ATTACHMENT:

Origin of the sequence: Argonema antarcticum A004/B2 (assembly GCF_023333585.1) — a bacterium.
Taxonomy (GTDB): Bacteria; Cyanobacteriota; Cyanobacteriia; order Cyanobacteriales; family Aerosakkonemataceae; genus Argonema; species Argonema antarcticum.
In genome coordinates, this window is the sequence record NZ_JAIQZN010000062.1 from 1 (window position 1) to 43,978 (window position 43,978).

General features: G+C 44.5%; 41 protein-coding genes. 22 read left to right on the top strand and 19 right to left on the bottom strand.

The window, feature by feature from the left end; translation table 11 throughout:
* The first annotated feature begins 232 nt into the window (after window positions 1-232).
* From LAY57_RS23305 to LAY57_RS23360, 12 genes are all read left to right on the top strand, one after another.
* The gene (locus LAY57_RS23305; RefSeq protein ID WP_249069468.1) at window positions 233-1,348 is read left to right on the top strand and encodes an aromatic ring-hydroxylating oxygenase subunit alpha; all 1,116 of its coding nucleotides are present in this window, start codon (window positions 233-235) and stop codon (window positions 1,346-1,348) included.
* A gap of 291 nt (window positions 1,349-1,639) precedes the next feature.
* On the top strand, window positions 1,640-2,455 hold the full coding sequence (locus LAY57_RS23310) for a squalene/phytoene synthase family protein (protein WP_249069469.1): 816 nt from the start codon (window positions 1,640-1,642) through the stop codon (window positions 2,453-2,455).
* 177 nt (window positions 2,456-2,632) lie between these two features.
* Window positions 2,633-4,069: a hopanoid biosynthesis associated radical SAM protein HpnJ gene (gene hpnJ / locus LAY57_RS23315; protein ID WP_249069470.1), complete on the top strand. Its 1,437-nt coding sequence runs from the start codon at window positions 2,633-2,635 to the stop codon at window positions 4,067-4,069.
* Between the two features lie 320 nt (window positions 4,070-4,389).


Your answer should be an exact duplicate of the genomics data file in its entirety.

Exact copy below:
Origin of the sequence: Argonema antarcticum A004/B2 (assembly GCF_023333585.1) — a bacterium.
Taxonomy (GTDB): Bacteria; Cyanobacteriota; Cyanobacteriia; order Cyanobacteriales; family Aerosakkonemataceae; genus Argonema; species Argonema antarcticum.
In genome coordinates, this window is the sequence record NZ_JAIQZN010000062.1 from 1 (window position 1) to 43,978 (window position 43,978).

General features: G+C 44.5%; 41 protein-coding genes. 22 read left to right on the top strand and 19 right to left on the bottom strand.

The window, feature by feature from the left end; translation table 11 throughout:
* The first annotated feature begins 232 nt into the window (after window positions 1-232).
* From LAY57_RS23305 to LAY57_RS23360, 12 genes are all read left to right on the top strand, one after another.
* The gene (locus LAY57_RS23305; RefSeq protein ID WP_249069468.1) at window positions 233-1,348 is read left to right on the top strand and encodes an aromatic ring-hydroxylating oxygenase subunit alpha; all 1,116 of its coding nucleotides are present in this window, start codon (window positions 233-235) and stop codon (window positions 1,346-1,348) included.
* A gap of 291 nt (window positions 1,349-1,639) precedes the next feature.
* On the top strand, window positions 1,640-2,455 hold the full coding sequence (locus LAY57_RS23310) for a squalene/phytoene synthase family protein (protein WP_249069469.1): 816 nt from the start codon (window positions 1,640-1,642) through the stop codon (window positions 2,453-2,455).
* 177 nt (window positions 2,456-2,632) lie between these two features.
* Window positions 2,633-4,069: a hopanoid biosynthesis associated radical SAM protein HpnJ gene (gene hpnJ / locus LAY57_RS23315; protein ID WP_249069470.1), complete on the top strand. Its 1,437-nt coding sequence runs from the start codon at window positions 2,633-2,635 to the stop codon at window positions 4,067-4,069.
* Between the two features lie 320 nt (window positions 4,070-4,389).